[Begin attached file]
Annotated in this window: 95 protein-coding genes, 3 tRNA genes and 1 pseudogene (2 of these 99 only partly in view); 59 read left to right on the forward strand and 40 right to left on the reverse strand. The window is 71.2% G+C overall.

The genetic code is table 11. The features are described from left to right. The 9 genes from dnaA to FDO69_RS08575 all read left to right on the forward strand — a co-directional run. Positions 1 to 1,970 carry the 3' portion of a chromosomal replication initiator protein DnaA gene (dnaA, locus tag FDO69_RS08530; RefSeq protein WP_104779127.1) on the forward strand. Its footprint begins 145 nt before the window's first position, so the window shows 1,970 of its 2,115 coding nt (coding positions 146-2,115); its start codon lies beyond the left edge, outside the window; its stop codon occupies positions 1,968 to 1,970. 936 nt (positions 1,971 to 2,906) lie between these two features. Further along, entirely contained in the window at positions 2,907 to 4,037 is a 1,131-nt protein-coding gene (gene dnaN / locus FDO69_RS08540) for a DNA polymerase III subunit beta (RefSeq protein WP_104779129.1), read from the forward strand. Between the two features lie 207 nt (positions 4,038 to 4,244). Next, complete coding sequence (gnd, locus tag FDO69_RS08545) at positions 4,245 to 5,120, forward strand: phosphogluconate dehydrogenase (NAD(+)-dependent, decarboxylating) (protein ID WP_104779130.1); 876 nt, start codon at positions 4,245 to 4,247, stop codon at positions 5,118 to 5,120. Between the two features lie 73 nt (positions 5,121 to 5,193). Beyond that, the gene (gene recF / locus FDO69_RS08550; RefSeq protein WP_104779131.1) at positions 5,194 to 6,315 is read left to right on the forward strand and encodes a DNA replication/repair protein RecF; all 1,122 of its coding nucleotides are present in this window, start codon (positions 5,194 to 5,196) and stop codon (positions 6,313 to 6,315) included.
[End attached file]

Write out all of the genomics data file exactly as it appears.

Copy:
Annotated in this window: 95 protein-coding genes, 3 tRNA genes and 1 pseudogene (2 of these 99 only partly in view); 59 read left to right on the forward strand and 40 right to left on the reverse strand. The window is 71.2% G+C overall.

The genetic code is table 11. The features are described from left to right. The 9 genes from dnaA to FDO69_RS08575 all read left to right on the forward strand — a co-directional run. Positions 1 to 1,970 carry the 3' portion of a chromosomal replication initiator protein DnaA gene (dnaA, locus tag FDO69_RS08530; RefSeq protein WP_104779127.1) on the forward strand. Its footprint begins 145 nt before the window's first position, so the window shows 1,970 of its 2,115 coding nt (coding positions 146-2,115); its start codon lies beyond the left edge, outside the window; its stop codon occupies positions 1,968 to 1,970. 936 nt (positions 1,971 to 2,906) lie between these two features. Further along, entirely contained in the window at positions 2,907 to 4,037 is a 1,131-nt protein-coding gene (gene dnaN / locus FDO69_RS08540) for a DNA polymerase III subunit beta (RefSeq protein WP_104779129.1), read from the forward strand. Between the two features lie 207 nt (positions 4,038 to 4,244). Next, complete coding sequence (gnd, locus tag FDO69_RS08545) at positions 4,245 to 5,120, forward strand: phosphogluconate dehydrogenase (NAD(+)-dependent, decarboxylating) (protein ID WP_104779130.1); 876 nt, start codon at positions 4,245 to 4,247, stop codon at positions 5,118 to 5,120. Between the two features lie 73 nt (positions 5,121 to 5,193). Beyond that, the gene (gene recF / locus FDO69_RS08550; RefSeq protein WP_104779131.1) at positions 5,194 to 6,315 is read left to right on the forward strand and encodes a DNA replication/repair protein RecF; all 1,122 of its coding nucleotides are present in this window, start codon (positions 5,194 to 5,196) and stop codon (positions 6,313 to 6,315) included.